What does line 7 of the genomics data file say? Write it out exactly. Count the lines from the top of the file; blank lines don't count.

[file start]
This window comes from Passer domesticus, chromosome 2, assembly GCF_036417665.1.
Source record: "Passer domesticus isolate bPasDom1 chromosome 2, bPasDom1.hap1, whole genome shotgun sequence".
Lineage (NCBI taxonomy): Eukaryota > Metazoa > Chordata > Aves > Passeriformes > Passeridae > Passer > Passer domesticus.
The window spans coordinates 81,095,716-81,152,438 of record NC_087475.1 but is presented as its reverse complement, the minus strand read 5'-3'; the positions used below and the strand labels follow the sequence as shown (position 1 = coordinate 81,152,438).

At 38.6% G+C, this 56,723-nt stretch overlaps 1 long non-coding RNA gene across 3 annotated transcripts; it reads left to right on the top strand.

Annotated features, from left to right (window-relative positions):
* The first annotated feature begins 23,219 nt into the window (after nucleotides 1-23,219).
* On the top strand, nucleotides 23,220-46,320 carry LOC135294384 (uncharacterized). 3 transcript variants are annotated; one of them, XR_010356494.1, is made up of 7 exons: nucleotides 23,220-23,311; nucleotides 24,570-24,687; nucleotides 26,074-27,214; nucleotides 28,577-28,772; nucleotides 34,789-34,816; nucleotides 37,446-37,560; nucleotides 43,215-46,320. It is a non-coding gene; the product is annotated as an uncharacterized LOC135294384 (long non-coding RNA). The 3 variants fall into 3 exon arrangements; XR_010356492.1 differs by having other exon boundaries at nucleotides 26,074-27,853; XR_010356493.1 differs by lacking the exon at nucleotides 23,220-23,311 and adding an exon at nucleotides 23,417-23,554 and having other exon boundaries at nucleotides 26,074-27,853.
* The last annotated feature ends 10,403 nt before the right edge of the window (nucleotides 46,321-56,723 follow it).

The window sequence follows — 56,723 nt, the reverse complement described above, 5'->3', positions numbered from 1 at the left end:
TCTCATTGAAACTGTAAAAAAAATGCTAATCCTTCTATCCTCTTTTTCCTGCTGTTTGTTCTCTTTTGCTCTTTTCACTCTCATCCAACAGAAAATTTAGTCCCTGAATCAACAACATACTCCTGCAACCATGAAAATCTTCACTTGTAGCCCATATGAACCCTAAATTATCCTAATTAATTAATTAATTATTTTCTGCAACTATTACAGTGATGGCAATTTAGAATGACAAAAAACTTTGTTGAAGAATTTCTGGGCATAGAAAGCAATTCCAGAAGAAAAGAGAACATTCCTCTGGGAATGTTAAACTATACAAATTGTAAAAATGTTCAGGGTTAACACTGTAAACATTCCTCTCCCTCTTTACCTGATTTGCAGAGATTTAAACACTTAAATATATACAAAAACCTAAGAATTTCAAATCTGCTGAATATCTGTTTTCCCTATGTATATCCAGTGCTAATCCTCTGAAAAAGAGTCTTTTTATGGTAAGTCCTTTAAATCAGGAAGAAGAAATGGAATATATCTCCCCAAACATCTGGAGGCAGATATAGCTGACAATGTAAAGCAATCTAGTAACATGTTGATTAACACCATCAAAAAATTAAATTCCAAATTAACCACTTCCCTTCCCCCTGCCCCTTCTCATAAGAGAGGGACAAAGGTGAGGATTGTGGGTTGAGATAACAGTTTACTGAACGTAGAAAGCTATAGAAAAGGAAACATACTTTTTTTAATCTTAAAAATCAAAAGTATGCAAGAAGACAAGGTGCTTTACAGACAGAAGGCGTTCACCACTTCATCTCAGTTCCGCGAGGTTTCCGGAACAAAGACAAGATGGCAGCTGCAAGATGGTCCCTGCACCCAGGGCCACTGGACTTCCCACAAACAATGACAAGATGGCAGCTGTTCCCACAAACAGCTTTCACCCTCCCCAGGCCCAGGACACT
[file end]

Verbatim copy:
* The first annotated feature begins 23,219 nt into the window (after nucleotides 1-23,219).